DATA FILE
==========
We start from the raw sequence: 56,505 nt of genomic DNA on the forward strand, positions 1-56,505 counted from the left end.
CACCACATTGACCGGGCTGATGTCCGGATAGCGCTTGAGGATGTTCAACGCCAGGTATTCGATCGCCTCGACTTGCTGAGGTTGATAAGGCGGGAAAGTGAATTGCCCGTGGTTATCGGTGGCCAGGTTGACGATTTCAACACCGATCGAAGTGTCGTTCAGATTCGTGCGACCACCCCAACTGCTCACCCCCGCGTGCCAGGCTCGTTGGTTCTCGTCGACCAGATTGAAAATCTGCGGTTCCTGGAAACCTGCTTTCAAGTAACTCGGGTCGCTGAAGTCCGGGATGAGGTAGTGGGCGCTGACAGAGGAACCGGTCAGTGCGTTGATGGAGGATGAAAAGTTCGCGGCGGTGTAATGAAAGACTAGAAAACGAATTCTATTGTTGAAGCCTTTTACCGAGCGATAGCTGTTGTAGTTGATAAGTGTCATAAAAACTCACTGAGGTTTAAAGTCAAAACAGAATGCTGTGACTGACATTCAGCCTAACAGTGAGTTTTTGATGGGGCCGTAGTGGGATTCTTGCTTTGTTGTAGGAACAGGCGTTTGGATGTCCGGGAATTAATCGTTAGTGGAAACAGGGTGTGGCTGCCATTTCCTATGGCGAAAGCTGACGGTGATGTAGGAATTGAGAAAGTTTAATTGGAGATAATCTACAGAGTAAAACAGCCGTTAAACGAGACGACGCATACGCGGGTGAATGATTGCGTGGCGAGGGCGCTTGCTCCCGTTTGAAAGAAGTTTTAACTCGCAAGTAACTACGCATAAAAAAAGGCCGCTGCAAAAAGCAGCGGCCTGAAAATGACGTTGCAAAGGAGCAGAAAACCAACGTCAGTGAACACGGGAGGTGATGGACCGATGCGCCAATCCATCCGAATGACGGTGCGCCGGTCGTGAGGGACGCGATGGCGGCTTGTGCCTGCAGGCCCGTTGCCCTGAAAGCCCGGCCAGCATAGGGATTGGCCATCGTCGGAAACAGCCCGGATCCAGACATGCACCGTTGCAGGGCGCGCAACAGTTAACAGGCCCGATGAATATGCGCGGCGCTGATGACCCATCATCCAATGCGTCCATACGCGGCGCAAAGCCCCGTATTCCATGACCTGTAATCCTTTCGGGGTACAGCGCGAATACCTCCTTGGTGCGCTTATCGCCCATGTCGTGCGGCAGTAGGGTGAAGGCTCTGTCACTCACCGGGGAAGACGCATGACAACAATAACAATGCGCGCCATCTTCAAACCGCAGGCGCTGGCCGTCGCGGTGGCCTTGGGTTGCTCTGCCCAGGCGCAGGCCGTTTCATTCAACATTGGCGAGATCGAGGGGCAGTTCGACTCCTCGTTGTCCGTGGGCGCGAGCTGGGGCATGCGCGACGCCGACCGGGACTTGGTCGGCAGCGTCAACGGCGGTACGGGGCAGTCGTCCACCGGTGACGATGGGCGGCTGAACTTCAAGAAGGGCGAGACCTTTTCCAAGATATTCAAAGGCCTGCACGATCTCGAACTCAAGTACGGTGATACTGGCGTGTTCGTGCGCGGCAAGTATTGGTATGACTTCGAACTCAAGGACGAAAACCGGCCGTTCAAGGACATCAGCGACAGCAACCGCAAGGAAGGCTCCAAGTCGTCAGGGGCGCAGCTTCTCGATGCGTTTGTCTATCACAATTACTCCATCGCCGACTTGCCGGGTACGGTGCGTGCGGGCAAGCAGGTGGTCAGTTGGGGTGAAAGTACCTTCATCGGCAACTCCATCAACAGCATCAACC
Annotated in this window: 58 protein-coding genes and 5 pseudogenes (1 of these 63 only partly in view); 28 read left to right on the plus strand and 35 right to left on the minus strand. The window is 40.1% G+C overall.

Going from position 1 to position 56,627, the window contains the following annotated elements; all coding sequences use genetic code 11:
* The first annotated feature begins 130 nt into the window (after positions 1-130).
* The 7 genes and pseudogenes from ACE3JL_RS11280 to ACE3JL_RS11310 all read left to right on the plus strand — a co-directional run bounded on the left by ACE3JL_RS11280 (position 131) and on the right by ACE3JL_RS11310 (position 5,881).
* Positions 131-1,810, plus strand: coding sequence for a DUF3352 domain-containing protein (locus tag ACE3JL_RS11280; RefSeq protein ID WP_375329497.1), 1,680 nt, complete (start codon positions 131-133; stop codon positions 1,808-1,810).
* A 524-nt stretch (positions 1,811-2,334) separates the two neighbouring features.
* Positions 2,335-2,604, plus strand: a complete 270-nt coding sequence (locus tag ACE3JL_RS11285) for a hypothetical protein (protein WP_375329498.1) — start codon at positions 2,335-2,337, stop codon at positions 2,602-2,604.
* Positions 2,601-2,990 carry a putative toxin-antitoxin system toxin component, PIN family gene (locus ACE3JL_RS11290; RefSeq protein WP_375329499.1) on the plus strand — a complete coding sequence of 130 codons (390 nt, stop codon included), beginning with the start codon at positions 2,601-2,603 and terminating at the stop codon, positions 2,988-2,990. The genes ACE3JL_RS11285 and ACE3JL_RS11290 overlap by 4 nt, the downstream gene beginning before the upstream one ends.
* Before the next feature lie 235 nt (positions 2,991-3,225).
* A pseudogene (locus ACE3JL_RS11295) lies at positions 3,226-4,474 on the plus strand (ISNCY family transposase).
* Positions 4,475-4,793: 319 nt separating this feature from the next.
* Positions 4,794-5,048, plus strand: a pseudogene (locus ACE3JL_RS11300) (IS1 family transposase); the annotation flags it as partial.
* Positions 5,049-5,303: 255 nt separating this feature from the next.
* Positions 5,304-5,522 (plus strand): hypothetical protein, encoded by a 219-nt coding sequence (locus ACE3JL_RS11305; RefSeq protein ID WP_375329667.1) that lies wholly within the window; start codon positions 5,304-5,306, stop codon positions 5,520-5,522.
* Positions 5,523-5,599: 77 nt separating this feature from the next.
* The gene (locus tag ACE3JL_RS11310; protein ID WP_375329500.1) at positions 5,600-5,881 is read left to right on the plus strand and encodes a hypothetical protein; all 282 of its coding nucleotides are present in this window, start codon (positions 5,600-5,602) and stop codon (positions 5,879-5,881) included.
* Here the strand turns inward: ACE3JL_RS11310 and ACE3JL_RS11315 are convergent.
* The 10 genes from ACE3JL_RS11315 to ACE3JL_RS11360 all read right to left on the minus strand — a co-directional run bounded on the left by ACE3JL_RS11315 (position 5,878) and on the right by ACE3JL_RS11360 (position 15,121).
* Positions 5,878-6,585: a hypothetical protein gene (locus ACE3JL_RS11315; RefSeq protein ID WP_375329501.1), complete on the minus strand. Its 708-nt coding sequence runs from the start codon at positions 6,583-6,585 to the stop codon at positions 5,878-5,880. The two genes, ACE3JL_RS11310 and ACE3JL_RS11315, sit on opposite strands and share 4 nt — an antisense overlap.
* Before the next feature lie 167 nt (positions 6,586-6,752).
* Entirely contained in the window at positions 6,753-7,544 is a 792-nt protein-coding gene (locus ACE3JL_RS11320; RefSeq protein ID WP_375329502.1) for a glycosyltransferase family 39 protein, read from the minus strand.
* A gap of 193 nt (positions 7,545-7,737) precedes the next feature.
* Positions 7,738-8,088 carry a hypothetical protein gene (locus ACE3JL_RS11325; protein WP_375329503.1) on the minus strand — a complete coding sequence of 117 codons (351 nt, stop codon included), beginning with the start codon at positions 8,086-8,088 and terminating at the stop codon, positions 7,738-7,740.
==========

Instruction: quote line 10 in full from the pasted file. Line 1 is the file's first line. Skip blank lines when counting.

* Positions 2,601-2,990 carry a putative toxin-antitoxin system toxin component, PIN family gene (locus ACE3JL_RS11290; RefSeq protein WP_375329499.1) on the plus strand — a complete coding sequence of 130 codons (390 nt, stop codon included), beginning with the start codon at positions 2,601-2,603 and terminating at the stop codon, positions 2,988-2,990. The genes ACE3JL_RS11285 and ACE3JL_RS11290 overlap by 4 nt, the downstream gene beginning before the upstream one ends.